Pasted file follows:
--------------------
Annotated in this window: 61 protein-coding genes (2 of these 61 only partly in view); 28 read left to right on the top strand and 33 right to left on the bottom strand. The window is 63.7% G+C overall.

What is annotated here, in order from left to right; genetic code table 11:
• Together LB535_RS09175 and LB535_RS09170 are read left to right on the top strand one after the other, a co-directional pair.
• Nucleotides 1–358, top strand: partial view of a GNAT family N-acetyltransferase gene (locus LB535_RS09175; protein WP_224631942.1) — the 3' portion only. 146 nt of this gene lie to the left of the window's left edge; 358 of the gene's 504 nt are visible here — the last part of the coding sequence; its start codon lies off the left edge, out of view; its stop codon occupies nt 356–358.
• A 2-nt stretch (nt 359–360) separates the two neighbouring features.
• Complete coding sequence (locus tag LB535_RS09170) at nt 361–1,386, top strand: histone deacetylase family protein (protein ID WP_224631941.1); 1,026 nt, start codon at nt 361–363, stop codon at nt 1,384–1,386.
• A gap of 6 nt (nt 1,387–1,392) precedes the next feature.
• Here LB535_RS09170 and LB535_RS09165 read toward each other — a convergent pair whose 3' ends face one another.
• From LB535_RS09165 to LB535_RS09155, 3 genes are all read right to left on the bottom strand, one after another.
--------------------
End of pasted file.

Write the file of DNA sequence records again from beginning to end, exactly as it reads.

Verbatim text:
Annotated in this window: 61 protein-coding genes (2 of these 61 only partly in view); 28 read left to right on the top strand and 33 right to left on the bottom strand. The window is 63.7% G+C overall.

What is annotated here, in order from left to right; genetic code table 11:
• Together LB535_RS09175 and LB535_RS09170 are read left to right on the top strand one after the other, a co-directional pair.
• Nucleotides 1–358, top strand: partial view of a GNAT family N-acetyltransferase gene (locus LB535_RS09175; protein WP_224631942.1) — the 3' portion only. 146 nt of this gene lie to the left of the window's left edge; 358 of the gene's 504 nt are visible here — the last part of the coding sequence; its start codon lies off the left edge, out of view; its stop codon occupies nt 356–358.
• A 2-nt stretch (nt 359–360) separates the two neighbouring features.
• Complete coding sequence (locus tag LB535_RS09170) at nt 361–1,386, top strand: histone deacetylase family protein (protein ID WP_224631941.1); 1,026 nt, start codon at nt 361–363, stop codon at nt 1,384–1,386.
• A gap of 6 nt (nt 1,387–1,392) precedes the next feature.
• Here LB535_RS09170 and LB535_RS09165 read toward each other — a convergent pair whose 3' ends face one another.
• From LB535_RS09165 to LB535_RS09155, 3 genes are all read right to left on the bottom strand, one after another.